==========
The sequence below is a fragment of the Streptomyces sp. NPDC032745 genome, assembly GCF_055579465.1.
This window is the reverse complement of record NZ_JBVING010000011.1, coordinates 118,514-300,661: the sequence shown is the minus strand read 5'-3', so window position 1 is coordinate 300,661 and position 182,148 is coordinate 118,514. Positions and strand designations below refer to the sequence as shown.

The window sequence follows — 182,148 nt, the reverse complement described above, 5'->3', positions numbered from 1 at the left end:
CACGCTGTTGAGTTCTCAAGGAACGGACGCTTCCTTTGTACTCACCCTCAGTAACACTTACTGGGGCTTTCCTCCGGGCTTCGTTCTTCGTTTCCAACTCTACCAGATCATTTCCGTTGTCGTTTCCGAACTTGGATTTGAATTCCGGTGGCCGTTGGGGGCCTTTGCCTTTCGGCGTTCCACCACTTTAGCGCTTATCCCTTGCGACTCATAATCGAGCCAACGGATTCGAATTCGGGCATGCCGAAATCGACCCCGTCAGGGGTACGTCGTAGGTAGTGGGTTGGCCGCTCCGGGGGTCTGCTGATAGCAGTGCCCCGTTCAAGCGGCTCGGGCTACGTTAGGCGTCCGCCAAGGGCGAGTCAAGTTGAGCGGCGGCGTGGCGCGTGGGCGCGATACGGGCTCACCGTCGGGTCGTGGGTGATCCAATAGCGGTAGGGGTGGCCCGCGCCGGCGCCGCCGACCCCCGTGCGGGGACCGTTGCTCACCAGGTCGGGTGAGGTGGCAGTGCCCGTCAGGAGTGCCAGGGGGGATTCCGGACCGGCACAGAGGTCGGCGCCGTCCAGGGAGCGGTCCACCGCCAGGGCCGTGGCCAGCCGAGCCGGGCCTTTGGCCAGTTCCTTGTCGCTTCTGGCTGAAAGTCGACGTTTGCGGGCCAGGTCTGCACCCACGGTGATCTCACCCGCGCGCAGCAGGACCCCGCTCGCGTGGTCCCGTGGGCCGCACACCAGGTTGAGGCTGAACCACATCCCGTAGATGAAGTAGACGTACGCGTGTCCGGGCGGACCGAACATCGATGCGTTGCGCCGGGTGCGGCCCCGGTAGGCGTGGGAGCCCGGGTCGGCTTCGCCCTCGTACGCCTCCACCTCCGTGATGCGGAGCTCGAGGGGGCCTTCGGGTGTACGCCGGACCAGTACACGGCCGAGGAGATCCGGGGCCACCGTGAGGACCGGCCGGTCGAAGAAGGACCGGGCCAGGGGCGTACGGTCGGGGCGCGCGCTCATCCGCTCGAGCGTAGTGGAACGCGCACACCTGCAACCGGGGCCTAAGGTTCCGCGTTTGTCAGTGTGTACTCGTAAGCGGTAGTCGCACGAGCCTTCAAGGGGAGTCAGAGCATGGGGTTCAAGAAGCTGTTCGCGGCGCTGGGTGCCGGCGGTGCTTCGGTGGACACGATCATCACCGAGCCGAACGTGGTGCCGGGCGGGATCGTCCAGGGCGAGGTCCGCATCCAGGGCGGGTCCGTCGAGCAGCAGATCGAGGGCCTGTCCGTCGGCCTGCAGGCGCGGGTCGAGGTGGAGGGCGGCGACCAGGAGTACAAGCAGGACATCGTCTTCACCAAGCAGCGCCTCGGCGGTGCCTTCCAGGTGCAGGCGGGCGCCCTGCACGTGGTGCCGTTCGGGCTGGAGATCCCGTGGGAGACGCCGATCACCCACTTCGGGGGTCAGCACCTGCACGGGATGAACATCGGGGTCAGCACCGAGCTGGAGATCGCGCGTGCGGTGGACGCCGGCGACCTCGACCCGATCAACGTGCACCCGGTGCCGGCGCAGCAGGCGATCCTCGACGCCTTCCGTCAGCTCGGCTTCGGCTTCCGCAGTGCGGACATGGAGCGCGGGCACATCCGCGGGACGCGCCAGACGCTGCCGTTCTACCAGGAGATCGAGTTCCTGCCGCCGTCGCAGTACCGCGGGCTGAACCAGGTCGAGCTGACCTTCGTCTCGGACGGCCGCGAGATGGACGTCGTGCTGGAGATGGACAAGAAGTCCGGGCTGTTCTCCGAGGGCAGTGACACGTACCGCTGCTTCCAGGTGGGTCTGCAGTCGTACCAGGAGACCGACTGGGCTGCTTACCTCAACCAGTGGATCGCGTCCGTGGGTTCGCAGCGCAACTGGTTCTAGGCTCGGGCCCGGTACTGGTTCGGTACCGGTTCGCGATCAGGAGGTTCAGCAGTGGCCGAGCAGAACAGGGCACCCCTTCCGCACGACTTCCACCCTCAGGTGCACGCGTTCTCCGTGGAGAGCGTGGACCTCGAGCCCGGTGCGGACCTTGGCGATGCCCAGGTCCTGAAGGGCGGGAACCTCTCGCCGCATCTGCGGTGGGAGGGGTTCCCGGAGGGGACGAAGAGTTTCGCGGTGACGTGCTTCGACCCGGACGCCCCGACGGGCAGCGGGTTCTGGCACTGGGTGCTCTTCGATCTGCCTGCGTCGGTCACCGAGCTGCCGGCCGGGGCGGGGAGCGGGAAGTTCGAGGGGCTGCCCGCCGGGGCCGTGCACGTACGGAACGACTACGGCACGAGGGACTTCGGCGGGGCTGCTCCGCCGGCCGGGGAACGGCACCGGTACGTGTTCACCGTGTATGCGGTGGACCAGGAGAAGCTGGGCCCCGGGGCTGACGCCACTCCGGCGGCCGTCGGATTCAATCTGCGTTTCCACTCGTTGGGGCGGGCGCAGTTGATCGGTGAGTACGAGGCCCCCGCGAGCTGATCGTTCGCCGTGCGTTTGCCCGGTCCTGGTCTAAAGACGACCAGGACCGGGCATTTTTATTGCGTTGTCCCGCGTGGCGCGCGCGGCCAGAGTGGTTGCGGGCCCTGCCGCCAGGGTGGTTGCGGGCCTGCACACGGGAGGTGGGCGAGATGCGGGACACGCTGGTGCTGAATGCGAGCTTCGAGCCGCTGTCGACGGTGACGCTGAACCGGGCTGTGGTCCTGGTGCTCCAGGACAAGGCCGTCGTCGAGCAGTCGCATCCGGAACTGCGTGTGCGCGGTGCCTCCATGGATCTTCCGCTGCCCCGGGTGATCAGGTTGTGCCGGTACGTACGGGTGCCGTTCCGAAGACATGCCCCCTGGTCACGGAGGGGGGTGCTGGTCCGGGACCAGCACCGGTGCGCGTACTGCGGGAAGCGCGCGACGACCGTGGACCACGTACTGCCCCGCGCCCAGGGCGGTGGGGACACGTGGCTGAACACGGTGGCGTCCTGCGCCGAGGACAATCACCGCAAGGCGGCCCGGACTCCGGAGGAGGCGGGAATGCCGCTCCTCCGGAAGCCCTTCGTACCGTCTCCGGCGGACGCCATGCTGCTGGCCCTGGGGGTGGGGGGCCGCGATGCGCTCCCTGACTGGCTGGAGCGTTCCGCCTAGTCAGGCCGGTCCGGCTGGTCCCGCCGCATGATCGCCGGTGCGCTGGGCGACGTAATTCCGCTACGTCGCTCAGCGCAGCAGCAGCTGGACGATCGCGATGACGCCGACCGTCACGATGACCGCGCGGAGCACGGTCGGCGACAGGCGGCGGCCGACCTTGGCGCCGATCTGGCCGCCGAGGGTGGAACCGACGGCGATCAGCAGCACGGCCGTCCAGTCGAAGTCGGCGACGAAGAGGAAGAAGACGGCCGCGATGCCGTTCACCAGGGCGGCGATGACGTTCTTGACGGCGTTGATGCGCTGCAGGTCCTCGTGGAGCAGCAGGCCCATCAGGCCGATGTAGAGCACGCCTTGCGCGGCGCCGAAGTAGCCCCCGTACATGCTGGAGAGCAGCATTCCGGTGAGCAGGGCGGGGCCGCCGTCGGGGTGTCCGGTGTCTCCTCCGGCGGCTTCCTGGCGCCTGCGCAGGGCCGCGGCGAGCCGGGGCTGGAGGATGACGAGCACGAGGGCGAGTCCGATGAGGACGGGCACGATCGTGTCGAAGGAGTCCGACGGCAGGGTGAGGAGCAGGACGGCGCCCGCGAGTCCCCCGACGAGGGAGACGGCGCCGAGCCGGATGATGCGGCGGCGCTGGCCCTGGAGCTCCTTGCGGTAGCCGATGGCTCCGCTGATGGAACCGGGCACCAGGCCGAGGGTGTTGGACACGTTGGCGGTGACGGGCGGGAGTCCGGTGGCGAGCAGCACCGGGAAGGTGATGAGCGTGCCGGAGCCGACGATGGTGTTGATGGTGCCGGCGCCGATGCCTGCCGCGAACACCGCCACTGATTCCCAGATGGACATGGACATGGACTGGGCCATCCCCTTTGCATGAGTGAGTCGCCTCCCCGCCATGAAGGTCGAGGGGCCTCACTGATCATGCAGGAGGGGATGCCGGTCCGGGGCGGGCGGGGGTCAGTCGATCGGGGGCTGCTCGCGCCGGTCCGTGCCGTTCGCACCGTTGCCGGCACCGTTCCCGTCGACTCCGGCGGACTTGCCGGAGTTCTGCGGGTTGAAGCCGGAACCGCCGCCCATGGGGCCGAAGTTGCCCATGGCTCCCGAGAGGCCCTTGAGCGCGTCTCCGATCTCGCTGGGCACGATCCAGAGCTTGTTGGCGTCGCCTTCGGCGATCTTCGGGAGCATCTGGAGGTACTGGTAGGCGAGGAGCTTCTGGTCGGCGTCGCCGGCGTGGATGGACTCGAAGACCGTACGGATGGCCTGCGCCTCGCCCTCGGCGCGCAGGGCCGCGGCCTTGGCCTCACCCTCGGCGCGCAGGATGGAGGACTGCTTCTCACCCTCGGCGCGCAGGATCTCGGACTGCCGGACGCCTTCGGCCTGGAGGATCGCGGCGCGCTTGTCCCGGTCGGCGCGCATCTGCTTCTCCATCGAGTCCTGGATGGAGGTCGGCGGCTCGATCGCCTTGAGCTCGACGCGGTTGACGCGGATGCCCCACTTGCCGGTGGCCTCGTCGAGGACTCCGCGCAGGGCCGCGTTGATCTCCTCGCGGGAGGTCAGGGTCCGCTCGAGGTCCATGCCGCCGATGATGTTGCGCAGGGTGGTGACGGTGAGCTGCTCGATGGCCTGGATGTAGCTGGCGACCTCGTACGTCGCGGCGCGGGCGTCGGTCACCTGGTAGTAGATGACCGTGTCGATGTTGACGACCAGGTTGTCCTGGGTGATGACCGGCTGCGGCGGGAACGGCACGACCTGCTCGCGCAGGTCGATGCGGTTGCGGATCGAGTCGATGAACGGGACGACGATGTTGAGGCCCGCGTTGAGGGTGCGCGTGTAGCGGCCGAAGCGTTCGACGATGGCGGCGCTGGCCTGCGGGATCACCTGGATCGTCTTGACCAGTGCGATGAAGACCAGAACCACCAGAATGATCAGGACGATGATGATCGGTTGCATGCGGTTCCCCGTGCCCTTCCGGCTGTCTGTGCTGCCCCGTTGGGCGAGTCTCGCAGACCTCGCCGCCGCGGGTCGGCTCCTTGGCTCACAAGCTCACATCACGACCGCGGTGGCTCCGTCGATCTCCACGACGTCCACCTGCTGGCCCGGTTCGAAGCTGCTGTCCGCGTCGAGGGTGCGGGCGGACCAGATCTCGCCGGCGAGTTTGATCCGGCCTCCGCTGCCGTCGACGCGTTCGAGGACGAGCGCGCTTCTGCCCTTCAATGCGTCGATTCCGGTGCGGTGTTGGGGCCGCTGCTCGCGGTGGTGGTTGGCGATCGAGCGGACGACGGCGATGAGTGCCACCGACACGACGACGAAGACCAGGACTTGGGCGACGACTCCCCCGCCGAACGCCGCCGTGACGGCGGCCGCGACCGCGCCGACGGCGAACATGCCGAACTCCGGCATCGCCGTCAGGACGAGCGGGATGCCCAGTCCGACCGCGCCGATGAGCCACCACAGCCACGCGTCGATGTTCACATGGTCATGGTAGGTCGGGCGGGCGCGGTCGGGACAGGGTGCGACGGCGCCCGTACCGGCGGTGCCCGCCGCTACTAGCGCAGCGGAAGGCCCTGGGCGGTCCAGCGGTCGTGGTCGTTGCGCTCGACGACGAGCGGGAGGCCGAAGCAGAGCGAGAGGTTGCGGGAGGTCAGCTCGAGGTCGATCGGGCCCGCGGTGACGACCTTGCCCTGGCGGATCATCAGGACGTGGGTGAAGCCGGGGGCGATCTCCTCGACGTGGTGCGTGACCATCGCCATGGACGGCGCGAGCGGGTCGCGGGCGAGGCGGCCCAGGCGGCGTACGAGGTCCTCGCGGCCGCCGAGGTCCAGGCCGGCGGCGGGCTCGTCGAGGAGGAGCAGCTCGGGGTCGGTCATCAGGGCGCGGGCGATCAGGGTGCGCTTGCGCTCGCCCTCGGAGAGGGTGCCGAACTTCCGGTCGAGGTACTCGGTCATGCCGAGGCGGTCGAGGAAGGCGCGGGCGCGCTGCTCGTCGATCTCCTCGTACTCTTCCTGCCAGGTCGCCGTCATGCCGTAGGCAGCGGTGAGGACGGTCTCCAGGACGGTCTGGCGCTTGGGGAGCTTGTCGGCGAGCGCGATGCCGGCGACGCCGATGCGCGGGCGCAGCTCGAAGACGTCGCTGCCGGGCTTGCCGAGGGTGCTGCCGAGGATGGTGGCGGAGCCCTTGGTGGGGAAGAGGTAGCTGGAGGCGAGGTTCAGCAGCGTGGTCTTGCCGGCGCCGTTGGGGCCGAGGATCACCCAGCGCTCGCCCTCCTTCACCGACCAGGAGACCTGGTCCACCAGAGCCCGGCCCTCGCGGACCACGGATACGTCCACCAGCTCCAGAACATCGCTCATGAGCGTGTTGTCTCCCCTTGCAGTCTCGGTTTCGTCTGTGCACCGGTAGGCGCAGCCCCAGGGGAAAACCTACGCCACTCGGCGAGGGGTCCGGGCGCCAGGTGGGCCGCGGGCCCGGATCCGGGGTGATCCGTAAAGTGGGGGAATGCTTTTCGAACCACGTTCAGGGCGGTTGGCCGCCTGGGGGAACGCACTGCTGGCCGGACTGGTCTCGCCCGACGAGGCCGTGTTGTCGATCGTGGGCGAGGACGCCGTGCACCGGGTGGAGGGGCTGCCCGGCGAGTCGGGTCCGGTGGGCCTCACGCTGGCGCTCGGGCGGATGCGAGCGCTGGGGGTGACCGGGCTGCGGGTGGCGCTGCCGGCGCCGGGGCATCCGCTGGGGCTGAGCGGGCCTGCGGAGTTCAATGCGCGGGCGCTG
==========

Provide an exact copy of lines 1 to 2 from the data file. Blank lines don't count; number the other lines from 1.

The sequence below is a fragment of the Streptomyces sp. NPDC032745 genome, assembly GCF_055579465.1.
This window is the reverse complement of record NZ_JBVING010000011.1, coordinates 118,514-300,661: the sequence shown is the minus strand read 5'-3', so window position 1 is coordinate 300,661 and position 182,148 is coordinate 118,514. Positions and strand designations below refer to the sequence as shown.